You could rapidly lose track of these things. Of course, that's exactly the reason for this intrigue and complexity. None of the aircraft above appear directly on Air Bas's official roster, but we know from the fuel records that it's them. Perhaps the fact that Bas has a US corporate registration in Texas made it a favourable figurehead for operations in Iraq - it's more reassuring than - say - Kyrgyzstan or Sao Tome and Principe, even if the planes are registered in either Equatorial Guinea or Kazakhstan and based in the UAE. It's going to be very interesting to see what gets shaken out of the story now Big Media are on the case. Still, they had their chance back in May. Both the Financial Times and Le Monde had at least bits of the story - the French were even the first to put a name to the suspects - but it seems that neither of them Googled "British Gulf International Airlines" when Le Monde printed it, which would have given them the fuel contracts and a king-hell scoop.

Monday, December 13, 2004

Kerik in Baghdad (2)

Newsweek reports on Bernard Kerik's time in Iraq. Apparently he preferred going out on night raids after the "bad guys" with other officials' South African bodyguards to working with the Iraqis. That throws a little light on how he became known as the Terminator of Baghdad, I suppose. No wonder Doug Brand had to beg the MoD Plod for staff and discover the structure of the Iraqi police force from first principles when he got to Baghdad.

Further, Talking Points Memo reports on his mafia connections. You wonder just how wrong it's possible to get it.

Sunday, December 12, 2004

Who comes up with these operation names?

In distant Afghanistan, meanwhile, the US Central Command has launched another offensive, this time entitled Operation LIGHTNING FREEDOM (Link). Phil Carter of Intel Dump reports on the strategic orientation of this new push, specifically that it doesn't seem to be focused on "The Hunt for Bin Laden" but more on an effort to secure more of the countryside.

What I think he could have said, though, is that this isn't actually a straight dichotomy - glamourous superspook terrorist vs wussy school repainting. The "Hunt for Bin Laden" has been a roaring failure so far precisely because it hasn't secured the countryside. And frankly, when you find yourself framing your strategy in Tom Clancy book titles it's time for an agonising reapprisal. All the "nation building" and "peacekeeping" tasks are integral to finding The Terrorists, because if you can get real security control of the countryside you constrict their ability to move around, their sources of supply and their authority. You will get them in the end - it will take a long time, but it can be done.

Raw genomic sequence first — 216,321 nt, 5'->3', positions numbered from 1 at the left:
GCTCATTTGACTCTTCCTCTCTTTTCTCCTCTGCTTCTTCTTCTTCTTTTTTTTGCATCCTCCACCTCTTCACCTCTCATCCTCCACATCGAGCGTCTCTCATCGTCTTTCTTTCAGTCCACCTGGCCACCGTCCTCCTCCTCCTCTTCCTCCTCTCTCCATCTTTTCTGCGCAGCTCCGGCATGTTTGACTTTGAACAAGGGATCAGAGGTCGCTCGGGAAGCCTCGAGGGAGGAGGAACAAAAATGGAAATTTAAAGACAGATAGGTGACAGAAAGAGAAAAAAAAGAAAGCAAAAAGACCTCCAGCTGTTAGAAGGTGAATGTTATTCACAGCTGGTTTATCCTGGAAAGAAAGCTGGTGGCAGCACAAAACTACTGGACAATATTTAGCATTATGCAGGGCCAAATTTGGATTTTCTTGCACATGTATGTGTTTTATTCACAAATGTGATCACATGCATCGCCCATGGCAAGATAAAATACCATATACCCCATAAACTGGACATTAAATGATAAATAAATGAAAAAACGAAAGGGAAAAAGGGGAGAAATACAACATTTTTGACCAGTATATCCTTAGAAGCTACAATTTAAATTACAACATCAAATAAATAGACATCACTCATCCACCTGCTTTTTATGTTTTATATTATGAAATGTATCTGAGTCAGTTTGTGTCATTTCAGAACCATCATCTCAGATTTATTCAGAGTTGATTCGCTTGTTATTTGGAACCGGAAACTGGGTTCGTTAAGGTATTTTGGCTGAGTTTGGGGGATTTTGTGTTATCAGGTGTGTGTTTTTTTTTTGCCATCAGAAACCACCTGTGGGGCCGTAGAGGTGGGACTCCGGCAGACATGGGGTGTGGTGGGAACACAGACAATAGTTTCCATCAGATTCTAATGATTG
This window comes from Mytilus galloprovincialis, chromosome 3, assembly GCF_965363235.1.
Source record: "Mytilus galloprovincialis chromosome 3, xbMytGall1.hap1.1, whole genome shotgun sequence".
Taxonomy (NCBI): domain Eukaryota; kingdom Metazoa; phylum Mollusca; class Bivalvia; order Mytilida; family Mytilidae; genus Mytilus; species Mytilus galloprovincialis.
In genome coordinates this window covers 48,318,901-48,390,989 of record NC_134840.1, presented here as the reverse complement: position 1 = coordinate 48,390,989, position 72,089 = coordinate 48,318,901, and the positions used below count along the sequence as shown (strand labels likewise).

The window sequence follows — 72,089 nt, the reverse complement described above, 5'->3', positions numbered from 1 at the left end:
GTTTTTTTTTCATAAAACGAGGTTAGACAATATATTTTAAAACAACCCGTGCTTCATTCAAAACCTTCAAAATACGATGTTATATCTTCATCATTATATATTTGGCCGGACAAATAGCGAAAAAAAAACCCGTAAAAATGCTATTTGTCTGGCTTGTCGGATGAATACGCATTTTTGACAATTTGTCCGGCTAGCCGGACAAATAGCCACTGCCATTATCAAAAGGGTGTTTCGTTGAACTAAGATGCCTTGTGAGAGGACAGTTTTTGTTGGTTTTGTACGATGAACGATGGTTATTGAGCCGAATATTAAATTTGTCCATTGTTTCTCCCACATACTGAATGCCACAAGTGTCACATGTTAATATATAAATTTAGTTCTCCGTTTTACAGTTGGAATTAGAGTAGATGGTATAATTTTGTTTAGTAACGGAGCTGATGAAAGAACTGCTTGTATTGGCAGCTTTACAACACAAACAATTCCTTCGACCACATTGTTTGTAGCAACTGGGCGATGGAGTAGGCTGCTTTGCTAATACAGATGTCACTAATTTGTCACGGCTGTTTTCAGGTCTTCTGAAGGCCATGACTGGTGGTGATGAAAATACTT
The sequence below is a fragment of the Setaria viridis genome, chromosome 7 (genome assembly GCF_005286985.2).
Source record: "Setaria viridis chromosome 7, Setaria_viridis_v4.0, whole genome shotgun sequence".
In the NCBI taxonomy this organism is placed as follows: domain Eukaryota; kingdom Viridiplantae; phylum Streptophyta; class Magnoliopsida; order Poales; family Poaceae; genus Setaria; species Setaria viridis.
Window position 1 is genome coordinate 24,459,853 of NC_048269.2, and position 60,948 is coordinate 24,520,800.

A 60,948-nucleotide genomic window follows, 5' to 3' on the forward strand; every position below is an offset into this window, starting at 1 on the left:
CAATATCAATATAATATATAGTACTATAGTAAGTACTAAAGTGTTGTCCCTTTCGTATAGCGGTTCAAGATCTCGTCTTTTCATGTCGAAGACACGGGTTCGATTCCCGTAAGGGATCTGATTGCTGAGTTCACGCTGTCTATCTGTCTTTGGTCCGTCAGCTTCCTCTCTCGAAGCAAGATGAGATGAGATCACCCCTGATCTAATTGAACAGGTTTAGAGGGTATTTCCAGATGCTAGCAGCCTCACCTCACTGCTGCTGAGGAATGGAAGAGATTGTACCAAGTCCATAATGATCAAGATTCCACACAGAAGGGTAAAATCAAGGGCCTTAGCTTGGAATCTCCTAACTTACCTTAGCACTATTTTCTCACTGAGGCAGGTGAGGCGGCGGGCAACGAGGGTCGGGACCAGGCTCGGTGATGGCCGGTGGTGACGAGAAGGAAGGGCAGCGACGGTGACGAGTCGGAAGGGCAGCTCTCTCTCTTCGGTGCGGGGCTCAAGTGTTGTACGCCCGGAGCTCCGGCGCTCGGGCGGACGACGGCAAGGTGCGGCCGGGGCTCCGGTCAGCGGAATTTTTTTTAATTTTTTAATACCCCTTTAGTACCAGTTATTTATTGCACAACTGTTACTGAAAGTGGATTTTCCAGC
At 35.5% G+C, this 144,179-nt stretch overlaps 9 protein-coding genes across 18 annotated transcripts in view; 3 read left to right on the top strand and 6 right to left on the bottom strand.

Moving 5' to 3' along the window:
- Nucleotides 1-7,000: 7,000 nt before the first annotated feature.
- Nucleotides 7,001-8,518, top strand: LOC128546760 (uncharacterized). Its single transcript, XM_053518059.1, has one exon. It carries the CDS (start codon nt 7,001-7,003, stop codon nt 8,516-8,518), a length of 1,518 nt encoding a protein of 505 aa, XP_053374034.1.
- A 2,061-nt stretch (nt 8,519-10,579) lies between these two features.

Historical example - Malaya. The British army's much bragged of success in counterinsurgency there took the form of gradually spreading control in the most important parts of the country first. It worked. It took from 1947 to 1960 before the state of emergency was officially ended, though. (although by then much of the country had been exempted from the emergency legislation as being free of terrorists, and was well on the way to normality) And that wasn't all - the key communist cadres kept operating with a diminishing band of followers, excluded to the deep rainforest of the mountains on the Thai frontier, until their general secretary Chin Peng finally called it a day - in 1989! Not, though, that anyone in 99% of the country had noticed their existence for twenty years. But the lesson is clear enough - firstly, that "The hunt for..." doesn't work, and secondly that the alternative policy of gradual squeeze takes a very long time to work.

Blogs: we don't report the news, we write it!

Whether it was the nanny, the money, the dodgy behaviour in Saudi, or the common or garden failure in Iraq, Bernard "Political Criticism is the enemy's best friend" Kerik is not going to be Homeland Security Secretary. Ha.

More on Poisoning